Economy Expected to Recover From First Quarter Decline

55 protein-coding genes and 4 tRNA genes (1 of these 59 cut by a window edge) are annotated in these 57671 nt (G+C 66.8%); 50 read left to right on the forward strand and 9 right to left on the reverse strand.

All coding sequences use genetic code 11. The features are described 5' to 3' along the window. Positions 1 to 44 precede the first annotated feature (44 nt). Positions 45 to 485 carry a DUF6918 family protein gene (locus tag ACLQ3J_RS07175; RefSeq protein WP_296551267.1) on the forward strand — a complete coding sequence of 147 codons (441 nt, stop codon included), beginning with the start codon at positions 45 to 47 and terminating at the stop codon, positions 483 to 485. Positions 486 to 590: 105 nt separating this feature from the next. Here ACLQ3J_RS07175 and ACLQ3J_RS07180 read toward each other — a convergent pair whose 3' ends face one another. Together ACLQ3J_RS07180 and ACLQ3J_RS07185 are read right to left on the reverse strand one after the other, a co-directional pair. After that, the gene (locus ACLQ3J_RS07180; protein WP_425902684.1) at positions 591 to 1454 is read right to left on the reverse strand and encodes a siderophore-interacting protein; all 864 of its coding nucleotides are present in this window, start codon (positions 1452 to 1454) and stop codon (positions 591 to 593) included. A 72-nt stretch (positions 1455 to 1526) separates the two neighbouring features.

center_img Share After a decline in economic activity in the first quarter, research has shown that a complete turnaround is expected for the second quarter. Fannie Mae’s Economic & Strategic Research (ESR) Group found indicators of the U.S. experiencing a moderate rebound in economic growth for the current quarter.“The first-quarter slump wreaked more havoc than expected, particularly as real consumer spending grew only 1.8 percent annualized despite significant savings at the gas pump,” said Doug Duncan, Fannie Mae’s chief economist. “We adjusted our full-year growth projection down to 1.9 percent from 2.3 percent in the prior forecast, in light of the downward revision to first-quarter GDP. However, our forecast for the current quarter and the rest of the year is little changed as recent developments support our expectations for a second-quarter pick-up.The research noted that strong consumer spending and oil and gas industry challenges are expected to cause a few delays in the second quarter. However, the research group determined that employment and household income growth along with normal weather conditions, will drive economic progression. Economic growth is expected to climb to 2.4 percent annualized in the second quarter before picking up more momentum in the second half of the year to an average of 3 percent.“Labor market conditions are providing more near-term support for consumers, indicating that the acceleration in income growth this year should be sustainable,” Duncan said. “Additionally, the decline in gas prices could lead to a delayed boost in consumer spending as we saw in May with auto sales posting the strongest pace in nearly a decade, further signaling that consumer spending is gearing up for a rebound.”Consumers began saving more money at the start of the second quarter as personal consumption expenditures (PCE) were flat against a rebound in personal income, the research says. After dropping to 5.2 percent in March, the saving rate bounced back in April to 5.6 percent. Between June 2014 and April 2015, personal saving rose $85.6 billion annualized. This was about two-thirds of the decline in spending on gasoline and fuels.Labor market conditions are also experiencing a vast improvements, proving that income growth will likely be sustainable, according to the research. Nonfarm payrolls posted the largest increase since December, rising by 280,000 in May, while average hourly earnings rose 0.3 percent from April and 2.3 percent from a year ago, the largest annual gain since August 2009.“Our forecast for housing and mortgage activity remains unchanged amid continued improvement seen at the start of the second quarter,” Duncan said. “We expect total housing starts and total home sales in 2015 to rise about 10 and 5 percent, respectively, with mortgage originations increasing approximately 23 percent to $1.46 trillion. Given the uneven economic growth in the U.S. and slow growth around the globe, interest rates are unlikely to surge. This should enable the housing market to better withstand some headwinds from higher rates this year than in the past.”Click here to view Fannie Mae’s Economic & Strategic Research Group Analysis.last_img read more